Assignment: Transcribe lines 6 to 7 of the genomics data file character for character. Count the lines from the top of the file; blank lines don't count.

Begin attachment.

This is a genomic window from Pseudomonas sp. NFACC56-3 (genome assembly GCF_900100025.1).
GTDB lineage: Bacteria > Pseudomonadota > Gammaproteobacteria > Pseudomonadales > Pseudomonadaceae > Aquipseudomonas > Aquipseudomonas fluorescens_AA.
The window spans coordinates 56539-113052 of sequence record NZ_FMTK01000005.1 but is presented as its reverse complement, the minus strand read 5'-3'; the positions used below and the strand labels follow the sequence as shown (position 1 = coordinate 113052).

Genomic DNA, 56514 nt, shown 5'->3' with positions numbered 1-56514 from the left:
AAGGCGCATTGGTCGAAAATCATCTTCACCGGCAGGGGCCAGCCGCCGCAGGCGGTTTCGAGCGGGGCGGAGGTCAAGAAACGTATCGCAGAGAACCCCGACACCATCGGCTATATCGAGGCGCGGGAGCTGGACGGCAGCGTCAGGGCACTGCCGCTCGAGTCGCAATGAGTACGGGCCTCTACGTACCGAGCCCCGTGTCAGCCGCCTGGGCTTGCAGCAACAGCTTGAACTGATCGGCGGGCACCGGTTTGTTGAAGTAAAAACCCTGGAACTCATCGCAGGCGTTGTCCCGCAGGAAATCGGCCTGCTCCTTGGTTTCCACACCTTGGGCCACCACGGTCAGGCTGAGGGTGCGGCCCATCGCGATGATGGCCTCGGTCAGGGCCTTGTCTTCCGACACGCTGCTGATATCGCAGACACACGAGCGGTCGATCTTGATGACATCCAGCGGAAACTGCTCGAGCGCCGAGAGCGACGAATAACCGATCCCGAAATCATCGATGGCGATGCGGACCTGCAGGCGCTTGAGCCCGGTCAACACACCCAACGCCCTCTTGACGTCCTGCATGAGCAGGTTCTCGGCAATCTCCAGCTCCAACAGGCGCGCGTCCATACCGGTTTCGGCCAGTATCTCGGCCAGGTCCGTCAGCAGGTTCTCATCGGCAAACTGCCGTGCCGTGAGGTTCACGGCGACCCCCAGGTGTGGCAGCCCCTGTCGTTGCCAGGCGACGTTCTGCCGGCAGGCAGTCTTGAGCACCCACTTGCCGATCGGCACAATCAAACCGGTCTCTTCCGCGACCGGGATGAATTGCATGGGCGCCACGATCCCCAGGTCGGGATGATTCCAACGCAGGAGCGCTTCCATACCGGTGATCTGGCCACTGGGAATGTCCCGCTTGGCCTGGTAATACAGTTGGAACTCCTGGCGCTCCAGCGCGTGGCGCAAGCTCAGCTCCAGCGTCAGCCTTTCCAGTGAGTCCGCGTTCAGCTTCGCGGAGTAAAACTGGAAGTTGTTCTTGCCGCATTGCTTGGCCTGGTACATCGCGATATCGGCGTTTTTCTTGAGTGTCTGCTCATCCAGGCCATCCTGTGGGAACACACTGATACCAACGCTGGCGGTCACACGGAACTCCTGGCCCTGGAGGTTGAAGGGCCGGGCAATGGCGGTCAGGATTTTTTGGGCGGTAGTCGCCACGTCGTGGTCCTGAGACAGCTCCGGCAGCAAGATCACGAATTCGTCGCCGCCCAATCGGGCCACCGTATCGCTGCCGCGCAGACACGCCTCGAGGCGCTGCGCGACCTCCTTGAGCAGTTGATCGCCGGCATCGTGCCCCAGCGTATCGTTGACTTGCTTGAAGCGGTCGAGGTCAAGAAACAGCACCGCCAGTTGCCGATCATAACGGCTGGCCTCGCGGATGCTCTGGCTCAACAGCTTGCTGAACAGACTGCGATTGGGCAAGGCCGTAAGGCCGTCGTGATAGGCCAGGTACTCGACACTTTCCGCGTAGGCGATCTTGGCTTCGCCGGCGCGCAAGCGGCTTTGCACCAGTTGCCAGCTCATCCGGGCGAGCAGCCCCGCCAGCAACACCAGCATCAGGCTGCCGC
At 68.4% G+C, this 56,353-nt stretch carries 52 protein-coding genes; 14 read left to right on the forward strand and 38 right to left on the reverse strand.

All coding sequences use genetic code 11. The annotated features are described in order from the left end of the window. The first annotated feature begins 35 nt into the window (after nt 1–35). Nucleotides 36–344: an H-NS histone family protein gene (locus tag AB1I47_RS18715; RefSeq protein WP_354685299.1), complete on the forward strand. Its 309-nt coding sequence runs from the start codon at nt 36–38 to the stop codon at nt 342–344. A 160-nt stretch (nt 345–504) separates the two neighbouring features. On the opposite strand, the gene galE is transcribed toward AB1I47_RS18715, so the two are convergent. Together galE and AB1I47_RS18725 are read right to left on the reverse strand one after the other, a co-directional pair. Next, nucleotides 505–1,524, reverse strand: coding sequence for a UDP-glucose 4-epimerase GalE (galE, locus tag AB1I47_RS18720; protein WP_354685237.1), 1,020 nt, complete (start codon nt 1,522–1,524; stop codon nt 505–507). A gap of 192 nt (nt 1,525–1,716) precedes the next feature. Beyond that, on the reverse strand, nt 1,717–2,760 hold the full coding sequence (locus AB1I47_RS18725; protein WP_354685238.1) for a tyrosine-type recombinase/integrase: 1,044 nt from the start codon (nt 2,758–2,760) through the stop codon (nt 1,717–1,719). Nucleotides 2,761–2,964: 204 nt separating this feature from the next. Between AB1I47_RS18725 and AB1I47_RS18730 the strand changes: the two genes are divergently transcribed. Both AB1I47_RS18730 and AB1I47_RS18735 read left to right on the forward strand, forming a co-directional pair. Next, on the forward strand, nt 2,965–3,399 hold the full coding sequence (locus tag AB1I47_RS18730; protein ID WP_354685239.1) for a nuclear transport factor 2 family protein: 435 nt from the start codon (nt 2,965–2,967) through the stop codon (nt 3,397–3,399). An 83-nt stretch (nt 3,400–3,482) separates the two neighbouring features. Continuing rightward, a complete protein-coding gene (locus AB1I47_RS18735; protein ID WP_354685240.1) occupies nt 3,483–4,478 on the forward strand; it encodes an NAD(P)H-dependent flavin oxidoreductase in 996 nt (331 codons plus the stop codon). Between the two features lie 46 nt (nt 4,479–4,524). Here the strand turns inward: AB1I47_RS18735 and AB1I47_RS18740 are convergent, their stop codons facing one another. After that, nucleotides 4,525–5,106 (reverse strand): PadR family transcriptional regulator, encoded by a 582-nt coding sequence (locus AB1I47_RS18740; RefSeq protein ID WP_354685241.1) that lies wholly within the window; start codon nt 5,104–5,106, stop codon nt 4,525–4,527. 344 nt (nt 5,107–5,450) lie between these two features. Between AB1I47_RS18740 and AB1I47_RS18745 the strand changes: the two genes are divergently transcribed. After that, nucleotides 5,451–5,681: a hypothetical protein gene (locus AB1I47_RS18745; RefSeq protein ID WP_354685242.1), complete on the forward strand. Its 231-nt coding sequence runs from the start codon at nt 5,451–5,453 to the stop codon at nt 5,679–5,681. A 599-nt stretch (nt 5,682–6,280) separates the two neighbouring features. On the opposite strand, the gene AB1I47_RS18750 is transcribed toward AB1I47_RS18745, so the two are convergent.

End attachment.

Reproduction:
At 68.4% G+C, this 56,353-nt stretch carries 52 protein-coding genes; 14 read left to right on the forward strand and 38 right to left on the reverse strand.

All coding sequences use genetic code 11. The annotated features are described in order from the left end of the window. The first annotated feature begins 35 nt into the window (after nt 1–35). Nucleotides 36–344: an H-NS histone family protein gene (locus tag AB1I47_RS18715; RefSeq protein WP_354685299.1), complete on the forward strand. Its 309-nt coding sequence runs from the start codon at nt 36–38 to the stop codon at nt 342–344. A 160-nt stretch (nt 345–504) separates the two neighbouring features. On the opposite strand, the gene galE is transcribed toward AB1I47_RS18715, so the two are convergent. Together galE and AB1I47_RS18725 are read right to left on the reverse strand one after the other, a co-directional pair. Next, nucleotides 505–1,524, reverse strand: coding sequence for a UDP-glucose 4-epimerase GalE (galE, locus tag AB1I47_RS18720; protein WP_354685237.1), 1,020 nt, complete (start codon nt 1,522–1,524; stop codon nt 505–507). A gap of 192 nt (nt 1,525–1,716) precedes the next feature. Beyond that, on the reverse strand, nt 1,717–2,760 hold the full coding sequence (locus AB1I47_RS18725; protein WP_354685238.1) for a tyrosine-type recombinase/integrase: 1,044 nt from the start codon (nt 2,758–2,760) through the stop codon (nt 1,717–1,719). Nucleotides 2,761–2,964: 204 nt separating this feature from the next. Between AB1I47_RS18725 and AB1I47_RS18730 the strand changes: the two genes are divergently transcribed. Both AB1I47_RS18730 and AB1I47_RS18735 read left to right on the forward strand, forming a co-directional pair. Next, on the forward strand, nt 2,965–3,399 hold the full coding sequence (locus tag AB1I47_RS18730; protein ID WP_354685239.1) for a nuclear transport factor 2 family protein: 435 nt from the start codon (nt 2,965–2,967) through the stop codon (nt 3,397–3,399). An 83-nt stretch (nt 3,400–3,482) separates the two neighbouring features. Continuing rightward, a complete protein-coding gene (locus AB1I47_RS18735; protein ID WP_354685240.1) occupies nt 3,483–4,478 on the forward strand; it encodes an NAD(P)H-dependent flavin oxidoreductase in 996 nt (331 codons plus the stop codon). Between the two features lie 46 nt (nt 4,479–4,524). Here the strand turns inward: AB1I47_RS18735 and AB1I47_RS18740 are convergent, their stop codons facing one another. After that, nucleotides 4,525–5,106 (reverse strand): PadR family transcriptional regulator, encoded by a 582-nt coding sequence (locus AB1I47_RS18740; RefSeq protein ID WP_354685241.1) that lies wholly within the window; start codon nt 5,104–5,106, stop codon nt 4,525–4,527. 344 nt (nt 5,107–5,450) lie between these two features. Between AB1I47_RS18740 and AB1I47_RS18745 the strand changes: the two genes are divergently transcribed. After that, nucleotides 5,451–5,681: a hypothetical protein gene (locus AB1I47_RS18745; RefSeq protein ID WP_354685242.1), complete on the forward strand. Its 231-nt coding sequence runs from the start codon at nt 5,451–5,453 to the stop codon at nt 5,679–5,681. A 599-nt stretch (nt 5,682–6,280) separates the two neighbouring features. On the opposite strand, the gene AB1I47_RS18750 is transcribed toward AB1I47_RS18745, so the two are convergent.